Incidents like this one can be found around the nation so legislatures across America have moved to bring greater integrity to both registration and voting. This is why Republicans in the House of Delegates are taking action. Here are a few examples.
  • HB 9 says a voter without identification will be offered a provisional ballot that will be reviewed by the electoral board at its meeting on the day following the election if he presents proper identification.
  • HB 57 provides that the general registrar will process the State Board's most recent list of convicted felons within 21 to 14 days before an election, cancel the registration of any registered voter shown to be a felon, and notify the registered voter of the cancellation.
  • HB 63 provides that the meeting of the electoral board on the day or days following an election is open only to authorized party and candidate representatives and the persons who cast the provisional ballots with their representatives or legal counsel.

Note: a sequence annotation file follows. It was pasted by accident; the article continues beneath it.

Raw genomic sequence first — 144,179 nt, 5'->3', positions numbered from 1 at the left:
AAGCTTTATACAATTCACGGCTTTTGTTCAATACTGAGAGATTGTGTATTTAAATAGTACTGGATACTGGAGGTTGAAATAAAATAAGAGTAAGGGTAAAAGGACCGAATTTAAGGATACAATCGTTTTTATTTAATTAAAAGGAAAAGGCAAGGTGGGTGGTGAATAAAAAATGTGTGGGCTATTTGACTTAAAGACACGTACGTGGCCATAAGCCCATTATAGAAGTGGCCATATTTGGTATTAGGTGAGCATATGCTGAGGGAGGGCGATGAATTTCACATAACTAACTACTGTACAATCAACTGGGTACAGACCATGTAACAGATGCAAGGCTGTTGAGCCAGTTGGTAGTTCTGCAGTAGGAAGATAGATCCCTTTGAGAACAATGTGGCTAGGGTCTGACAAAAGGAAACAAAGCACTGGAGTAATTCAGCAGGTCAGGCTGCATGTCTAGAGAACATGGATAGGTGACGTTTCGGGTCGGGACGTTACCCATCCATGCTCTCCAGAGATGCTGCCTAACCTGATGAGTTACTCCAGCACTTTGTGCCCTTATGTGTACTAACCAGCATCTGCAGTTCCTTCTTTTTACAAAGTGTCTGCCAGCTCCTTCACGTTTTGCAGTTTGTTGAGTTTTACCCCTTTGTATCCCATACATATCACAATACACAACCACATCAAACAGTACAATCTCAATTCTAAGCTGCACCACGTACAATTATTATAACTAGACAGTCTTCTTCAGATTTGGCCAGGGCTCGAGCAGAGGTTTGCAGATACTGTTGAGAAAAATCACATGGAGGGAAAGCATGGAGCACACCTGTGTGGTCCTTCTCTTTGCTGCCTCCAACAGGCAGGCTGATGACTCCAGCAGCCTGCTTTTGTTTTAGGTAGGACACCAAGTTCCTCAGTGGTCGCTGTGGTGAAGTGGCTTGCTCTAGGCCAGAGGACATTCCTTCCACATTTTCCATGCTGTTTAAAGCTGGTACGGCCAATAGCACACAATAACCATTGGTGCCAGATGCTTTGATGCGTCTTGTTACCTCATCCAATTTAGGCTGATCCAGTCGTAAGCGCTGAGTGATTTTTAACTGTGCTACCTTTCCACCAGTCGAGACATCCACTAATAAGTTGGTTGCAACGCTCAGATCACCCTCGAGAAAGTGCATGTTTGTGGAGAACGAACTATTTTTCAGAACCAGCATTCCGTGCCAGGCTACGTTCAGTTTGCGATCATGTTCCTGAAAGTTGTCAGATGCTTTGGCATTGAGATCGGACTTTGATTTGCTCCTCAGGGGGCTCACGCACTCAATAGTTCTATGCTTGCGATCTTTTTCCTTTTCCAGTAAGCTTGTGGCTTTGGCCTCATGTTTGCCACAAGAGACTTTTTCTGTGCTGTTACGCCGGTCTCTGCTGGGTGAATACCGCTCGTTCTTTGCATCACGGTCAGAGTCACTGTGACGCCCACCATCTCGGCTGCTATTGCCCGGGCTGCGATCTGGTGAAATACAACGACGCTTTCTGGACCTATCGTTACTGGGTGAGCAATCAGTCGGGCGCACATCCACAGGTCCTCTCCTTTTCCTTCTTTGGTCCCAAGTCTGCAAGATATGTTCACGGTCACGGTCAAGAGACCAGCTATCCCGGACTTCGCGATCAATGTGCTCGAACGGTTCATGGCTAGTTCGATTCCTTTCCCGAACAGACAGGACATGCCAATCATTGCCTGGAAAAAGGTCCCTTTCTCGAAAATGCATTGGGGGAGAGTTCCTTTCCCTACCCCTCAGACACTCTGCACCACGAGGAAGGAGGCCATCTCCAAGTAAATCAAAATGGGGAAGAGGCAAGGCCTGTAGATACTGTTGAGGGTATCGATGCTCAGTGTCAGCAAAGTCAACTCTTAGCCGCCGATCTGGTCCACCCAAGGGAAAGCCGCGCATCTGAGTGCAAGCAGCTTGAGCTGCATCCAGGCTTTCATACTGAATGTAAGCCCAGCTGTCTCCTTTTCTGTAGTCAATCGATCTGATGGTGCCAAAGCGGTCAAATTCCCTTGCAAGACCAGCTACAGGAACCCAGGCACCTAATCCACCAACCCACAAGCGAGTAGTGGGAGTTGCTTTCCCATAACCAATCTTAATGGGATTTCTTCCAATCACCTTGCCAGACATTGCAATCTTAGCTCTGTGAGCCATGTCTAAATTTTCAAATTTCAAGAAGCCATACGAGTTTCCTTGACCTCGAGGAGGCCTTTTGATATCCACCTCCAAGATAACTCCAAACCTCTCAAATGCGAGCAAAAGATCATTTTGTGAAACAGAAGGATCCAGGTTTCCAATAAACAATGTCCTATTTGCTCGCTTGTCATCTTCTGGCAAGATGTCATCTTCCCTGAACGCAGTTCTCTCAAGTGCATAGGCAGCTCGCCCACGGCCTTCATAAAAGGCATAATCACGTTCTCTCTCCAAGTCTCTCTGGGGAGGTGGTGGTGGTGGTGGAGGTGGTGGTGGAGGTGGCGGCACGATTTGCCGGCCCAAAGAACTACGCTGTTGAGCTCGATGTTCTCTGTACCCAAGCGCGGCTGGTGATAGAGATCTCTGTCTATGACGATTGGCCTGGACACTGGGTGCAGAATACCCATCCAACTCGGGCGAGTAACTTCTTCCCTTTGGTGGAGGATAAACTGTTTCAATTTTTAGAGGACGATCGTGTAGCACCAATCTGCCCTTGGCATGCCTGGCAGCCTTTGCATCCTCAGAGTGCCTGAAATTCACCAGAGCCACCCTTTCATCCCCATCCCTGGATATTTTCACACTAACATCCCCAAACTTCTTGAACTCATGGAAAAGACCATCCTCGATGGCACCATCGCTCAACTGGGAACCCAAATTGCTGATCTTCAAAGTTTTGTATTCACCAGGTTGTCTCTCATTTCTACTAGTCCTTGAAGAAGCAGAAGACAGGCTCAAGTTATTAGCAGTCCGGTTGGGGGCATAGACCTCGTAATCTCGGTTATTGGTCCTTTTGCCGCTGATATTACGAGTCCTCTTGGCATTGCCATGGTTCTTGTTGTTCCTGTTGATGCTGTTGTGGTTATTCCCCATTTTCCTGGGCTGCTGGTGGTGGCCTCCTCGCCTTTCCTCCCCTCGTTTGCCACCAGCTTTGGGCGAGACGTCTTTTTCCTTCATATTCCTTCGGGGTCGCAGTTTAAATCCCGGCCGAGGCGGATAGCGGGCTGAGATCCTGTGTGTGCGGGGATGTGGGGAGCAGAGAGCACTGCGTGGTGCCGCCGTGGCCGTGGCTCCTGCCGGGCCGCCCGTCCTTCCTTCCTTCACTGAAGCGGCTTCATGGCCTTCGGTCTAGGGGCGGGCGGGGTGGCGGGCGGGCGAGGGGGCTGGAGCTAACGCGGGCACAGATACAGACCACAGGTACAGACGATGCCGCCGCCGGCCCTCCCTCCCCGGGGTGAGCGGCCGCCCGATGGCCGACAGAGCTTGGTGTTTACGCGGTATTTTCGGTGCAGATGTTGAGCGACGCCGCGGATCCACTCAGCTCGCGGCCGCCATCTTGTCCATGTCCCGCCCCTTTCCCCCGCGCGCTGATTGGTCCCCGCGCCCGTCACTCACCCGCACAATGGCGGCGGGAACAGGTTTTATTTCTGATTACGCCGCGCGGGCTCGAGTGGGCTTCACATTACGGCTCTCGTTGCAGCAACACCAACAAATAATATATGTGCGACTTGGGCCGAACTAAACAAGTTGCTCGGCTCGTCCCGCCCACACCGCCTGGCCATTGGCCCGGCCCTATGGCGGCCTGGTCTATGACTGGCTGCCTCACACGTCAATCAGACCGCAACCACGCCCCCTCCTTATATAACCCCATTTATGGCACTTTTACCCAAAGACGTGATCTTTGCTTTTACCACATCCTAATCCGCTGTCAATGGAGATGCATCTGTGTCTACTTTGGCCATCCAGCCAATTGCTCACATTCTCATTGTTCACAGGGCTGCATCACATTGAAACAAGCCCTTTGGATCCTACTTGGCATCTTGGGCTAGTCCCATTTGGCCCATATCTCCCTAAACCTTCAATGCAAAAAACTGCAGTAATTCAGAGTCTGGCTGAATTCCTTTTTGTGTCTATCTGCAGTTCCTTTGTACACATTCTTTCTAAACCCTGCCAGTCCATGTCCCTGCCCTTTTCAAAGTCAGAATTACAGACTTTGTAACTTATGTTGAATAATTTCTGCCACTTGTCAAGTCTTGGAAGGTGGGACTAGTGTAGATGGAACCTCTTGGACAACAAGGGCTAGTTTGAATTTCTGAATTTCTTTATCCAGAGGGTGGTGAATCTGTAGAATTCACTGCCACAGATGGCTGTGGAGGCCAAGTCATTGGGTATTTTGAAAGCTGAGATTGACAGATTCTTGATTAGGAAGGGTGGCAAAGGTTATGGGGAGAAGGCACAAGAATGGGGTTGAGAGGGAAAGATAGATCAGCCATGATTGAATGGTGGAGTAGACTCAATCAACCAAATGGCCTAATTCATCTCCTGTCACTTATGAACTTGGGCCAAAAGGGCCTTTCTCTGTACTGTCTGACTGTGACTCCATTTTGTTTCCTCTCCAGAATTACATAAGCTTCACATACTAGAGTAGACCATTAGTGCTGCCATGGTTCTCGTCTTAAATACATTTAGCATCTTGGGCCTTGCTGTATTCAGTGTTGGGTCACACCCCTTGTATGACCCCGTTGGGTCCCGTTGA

All of these bills make sense. HB 9 gets rid of the current system that lets a voter simply sign a statement saying they are the person they claim to be. Now they need to show identification. HB 57 makes it tougher for felons to slip through the cracks and vote. And HB 63 basically keeps organizations like the corrupt ACORN group from influencing vote counting of provisional ballots. 
While these bill are not perfect ..., they do improve the system. But that did not stop liberal Democrats in the House of Delegates from opposing all of them this year. And in each case, House Democrats argued "where is the evidence of voter fraud in Virginia?" Well we now have that answer, as if we didn't know.
Virginia Democrats and their apologists in the moonbatosphere have consistently asked for evidence of voter fraud in the Commonwealth to evade sensible protections against its perpetration.  Now that they have it, they have two choices: (1) support these reasonable regulations; or (2) explain why they won't/come up with another reason for not doing so.

Of course, if Virginia Democrats take the former course, I look forward to the apologies and mea culpas from them.

I won't hold my breath.

If, however, they choose the latter course, they'll have to come up with another reason why they won't support efforts to root out voter fraud.  Might it be that the real reason for doing so is because Democrats are its most frequent --- though not exclusive --- practitioners, and they expect to benefit from it?

The proof will be in their response.